We have had some difficulty in obtaining a native servant, the maid we first tried to engage having refused to take service in this part of the place on account of her terror of passing the little chapel of St. Anne, the burial place of the Gastaldy family, which is close to our gate, and which the peasants say is haunted by a "Revenant," who walks from thence every midnight, as far as the chapel of Sta. Francesca, which is also close to us. A Mentonese accounted for the superstition by a story that the man who used to light the lamp, which burns nightly in the chapel, had a particular grudge against a priest, who was obliged to pass that way every night, and who was notorious for neglecting to fulfil his duties towards the sick. One night the lamplighter concealed himself here, and as the priest passed the chapel, he heard an awful voice from its interior exclaim, "I wished, dear friend, to have seen you before I died, but as you would not come to mo then, now 1 have come to you." The priest, who imagined that he recognized the voice of a dead and neglected Gastaldy, was so dreadfully frightened, that he set off "au plein galop," and did not rest till he found himself safe in the Cathedral of Ventimiglia, five miles distant.

The Mentonese natives are full of superstitions, and invest each house and rock with some terrible story. Most of these have their origin in some actual horror, of which the facts have been forgotten except by a few of the older and better class of inhabitants, while the impression remains universal, and causes the spot to be avoided or looked upon with suspicion. Thus one of the haunted houses is said to be that of Monsieur Joseph de Monleon. This was once a cemetery, or at least the place where French soldiers were buried who died in the hospital of Mentone. It is said that several of these were interred before the last breath had fairly deserted them, and that some were even heard to groan and cry out afterwards. A gentleman who is still living in the place, remembers passing the cemetery as a child, on the way to school, and seeing over the wall a French Grenadier, who had been buried alive the evening before, and had still strength enough left to drag himself out of the trench into which he was thrown ; he was sitting on its edge, waiting for daylight, and for some one to pass by and come to his assistance, but the women, who had heard him call out as they went to the fields, had taken him for a ghost, and had fled in terror, instead of going to help him. Another curious anecdote has led to the sea-shore in a particular direction being avoided after dark. In the year 1793, or '94, when the French troops were passing through Mentone, they bivouacked in the Avenue St. Koch, where numbers of Hussars lay down to sleep beneath the trees by the wayside. One of them, who had the care of the kitchen, began meantime to cut down branches from the trees to feed his fire, and one of the branches falling on the nose of a sleeper, awoke him to furious anger and abuse ; a violent quarrel ensued, and the men, drawing their swords, fought on the sea-shore, in front of the place where the Hotel des Quatres Nations now stands. Here they were both so overcome with rage, that they stabbed each other, and fell dead at the same moment, when the spectators, hurried away by their regimental duties, hastily placed each in a corn-sack, and having scooped out holes in the sand, buried them as they were. A few days after, a washerwoman, hanging out her clothes to dry on this spot, in a high wind, saw a piece of cord blown up from the sand. She pulled at it, and with such force, that she drew up the sack which was attached to it, from which the head of one of the soldiers jumped up, and regarded her fixedly. Overwhelmed with terror, and crying out that she saw a spirit, she fainted away. The people, who ran to her assistance, disinterred the poor soldiers for burial elsewhere, and the story is generally forgotten, but the idea of something terrible connected with that spot has never been eradicated. While ideas of this kind attach themselves to extinct burial places, it is not to be wondered at that the actual cemetery of present times possesses its local terrors. As the clock strikes midnight, a procession of gigantic "revenants" is believed to issue from its portals, and to march solemnly, two and two, along the adjoining terrace, till at a particular turn in the path, they all vanish into air, no one knows how ; still, it must be confessed, that when some young Mentonese gentlemen summoned courage, a short time ago, to watch the cemetery gates all night, they came home in the morning very much disappointed at not having seen the ghostly procession, but also rather — relieved.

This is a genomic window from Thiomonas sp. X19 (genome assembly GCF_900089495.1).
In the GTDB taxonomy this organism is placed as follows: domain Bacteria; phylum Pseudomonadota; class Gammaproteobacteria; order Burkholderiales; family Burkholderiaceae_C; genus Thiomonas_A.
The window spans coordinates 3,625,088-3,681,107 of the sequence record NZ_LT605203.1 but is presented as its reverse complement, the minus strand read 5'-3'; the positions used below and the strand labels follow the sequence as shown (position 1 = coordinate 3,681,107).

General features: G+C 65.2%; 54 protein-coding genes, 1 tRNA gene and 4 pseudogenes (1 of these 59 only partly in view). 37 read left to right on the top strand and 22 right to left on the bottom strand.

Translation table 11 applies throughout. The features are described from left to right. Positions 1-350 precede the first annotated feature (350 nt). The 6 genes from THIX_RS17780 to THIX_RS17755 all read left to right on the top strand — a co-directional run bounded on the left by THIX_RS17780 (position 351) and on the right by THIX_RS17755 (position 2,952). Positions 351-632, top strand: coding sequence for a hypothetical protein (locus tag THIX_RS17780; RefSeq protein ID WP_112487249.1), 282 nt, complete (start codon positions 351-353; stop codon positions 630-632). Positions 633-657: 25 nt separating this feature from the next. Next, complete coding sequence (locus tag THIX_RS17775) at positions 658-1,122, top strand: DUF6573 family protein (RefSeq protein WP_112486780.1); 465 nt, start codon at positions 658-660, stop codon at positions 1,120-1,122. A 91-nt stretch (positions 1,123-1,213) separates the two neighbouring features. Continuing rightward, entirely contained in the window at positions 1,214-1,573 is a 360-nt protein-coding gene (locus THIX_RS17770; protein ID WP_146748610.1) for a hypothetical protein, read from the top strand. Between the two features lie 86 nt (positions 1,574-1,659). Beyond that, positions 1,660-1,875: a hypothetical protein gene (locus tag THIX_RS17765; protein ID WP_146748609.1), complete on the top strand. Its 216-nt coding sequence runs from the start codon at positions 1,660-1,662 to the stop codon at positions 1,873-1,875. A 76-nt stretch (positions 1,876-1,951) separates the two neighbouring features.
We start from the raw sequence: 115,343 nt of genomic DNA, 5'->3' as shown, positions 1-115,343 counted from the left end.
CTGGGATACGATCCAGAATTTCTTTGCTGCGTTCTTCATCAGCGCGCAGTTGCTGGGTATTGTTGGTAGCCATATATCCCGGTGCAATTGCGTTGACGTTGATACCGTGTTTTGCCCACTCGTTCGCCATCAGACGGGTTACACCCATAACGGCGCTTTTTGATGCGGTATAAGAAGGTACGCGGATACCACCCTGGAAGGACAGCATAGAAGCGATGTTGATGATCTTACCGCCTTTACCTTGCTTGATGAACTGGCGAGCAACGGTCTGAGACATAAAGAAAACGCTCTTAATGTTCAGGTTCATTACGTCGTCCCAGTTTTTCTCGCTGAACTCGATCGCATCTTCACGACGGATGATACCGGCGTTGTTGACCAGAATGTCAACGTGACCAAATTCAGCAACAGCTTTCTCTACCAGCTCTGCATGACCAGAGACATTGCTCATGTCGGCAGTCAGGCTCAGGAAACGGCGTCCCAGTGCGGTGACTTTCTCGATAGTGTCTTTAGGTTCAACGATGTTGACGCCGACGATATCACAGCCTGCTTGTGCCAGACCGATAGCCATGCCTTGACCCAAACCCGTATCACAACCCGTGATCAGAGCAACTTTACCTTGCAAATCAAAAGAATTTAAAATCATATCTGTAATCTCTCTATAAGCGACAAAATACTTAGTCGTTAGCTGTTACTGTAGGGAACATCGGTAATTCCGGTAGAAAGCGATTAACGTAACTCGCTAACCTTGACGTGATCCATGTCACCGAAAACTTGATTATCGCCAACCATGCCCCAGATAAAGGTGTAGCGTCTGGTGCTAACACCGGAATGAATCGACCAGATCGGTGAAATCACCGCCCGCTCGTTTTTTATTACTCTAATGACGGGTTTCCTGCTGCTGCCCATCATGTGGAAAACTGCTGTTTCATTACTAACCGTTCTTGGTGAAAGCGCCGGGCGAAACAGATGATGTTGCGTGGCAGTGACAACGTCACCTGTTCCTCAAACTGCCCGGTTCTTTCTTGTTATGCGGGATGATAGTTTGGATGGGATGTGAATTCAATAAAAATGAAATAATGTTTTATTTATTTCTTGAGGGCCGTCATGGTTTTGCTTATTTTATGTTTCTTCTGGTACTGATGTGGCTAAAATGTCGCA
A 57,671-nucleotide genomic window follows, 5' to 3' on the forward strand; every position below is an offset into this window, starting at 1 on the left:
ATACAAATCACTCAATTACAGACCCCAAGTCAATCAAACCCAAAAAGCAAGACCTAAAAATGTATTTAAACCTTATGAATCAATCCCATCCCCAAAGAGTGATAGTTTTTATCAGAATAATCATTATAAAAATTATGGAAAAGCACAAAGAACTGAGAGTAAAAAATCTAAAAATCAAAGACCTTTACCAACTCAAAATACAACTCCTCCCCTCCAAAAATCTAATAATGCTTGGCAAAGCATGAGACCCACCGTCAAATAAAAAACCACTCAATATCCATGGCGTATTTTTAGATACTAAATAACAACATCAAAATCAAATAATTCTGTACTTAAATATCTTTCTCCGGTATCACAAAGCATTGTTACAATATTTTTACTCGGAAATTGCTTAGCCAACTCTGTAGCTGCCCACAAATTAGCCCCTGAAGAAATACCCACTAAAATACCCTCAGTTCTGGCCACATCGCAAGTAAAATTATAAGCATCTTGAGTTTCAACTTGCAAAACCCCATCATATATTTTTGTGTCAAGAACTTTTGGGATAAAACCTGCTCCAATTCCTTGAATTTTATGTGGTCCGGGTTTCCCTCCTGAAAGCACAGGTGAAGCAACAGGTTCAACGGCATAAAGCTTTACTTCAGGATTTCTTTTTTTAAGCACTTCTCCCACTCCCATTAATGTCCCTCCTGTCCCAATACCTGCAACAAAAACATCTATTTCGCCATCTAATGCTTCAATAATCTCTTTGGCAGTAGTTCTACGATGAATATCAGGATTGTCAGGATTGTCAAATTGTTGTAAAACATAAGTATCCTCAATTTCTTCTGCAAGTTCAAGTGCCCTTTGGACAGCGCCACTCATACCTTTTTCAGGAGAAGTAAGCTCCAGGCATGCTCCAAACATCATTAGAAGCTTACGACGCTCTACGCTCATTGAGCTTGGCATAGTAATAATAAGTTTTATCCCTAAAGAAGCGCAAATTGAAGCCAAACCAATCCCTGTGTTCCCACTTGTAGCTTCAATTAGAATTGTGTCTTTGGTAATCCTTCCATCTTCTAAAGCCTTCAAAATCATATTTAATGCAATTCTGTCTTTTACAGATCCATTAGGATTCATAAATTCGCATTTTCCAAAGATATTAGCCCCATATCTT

The terrace below our house is an inexhaustible delight, as it presents a new picture at every turn, framed in the gnarled trunks of its olive trees. Here is the chapel of Santa Francesca, which contains the tomb of a M. Richelmy, officer in the guard of the Prince of Monaco, "Helas! trop tôt enlevé, de la plus tendre affection de sa sœur inconsolable." A portrait of the young guardsman hangs above his grave, but has decayed equally with the mouldering flowers on the altar, which is always covered with an embroidered white cloth. At the western extremity of the terrace is the town, which rises from the sea in tier above tier of the quaintest, tallest, and most varied houses imaginable. It is entered by the old gateway of St. Julien, with a fountain beside it, where any one who wishes to study costume and colour, had better stand to watch the water-carriers in the morning. Above it a ruined wall runs up the rooks to join an, old tower near the cemetery, which is said to be a remnant of the Mediaeval Castle of Poggio-Pino, a stronghold of the Counts of Ventimiglia, and a fortress of celebrity long before Mentone sprang into existence.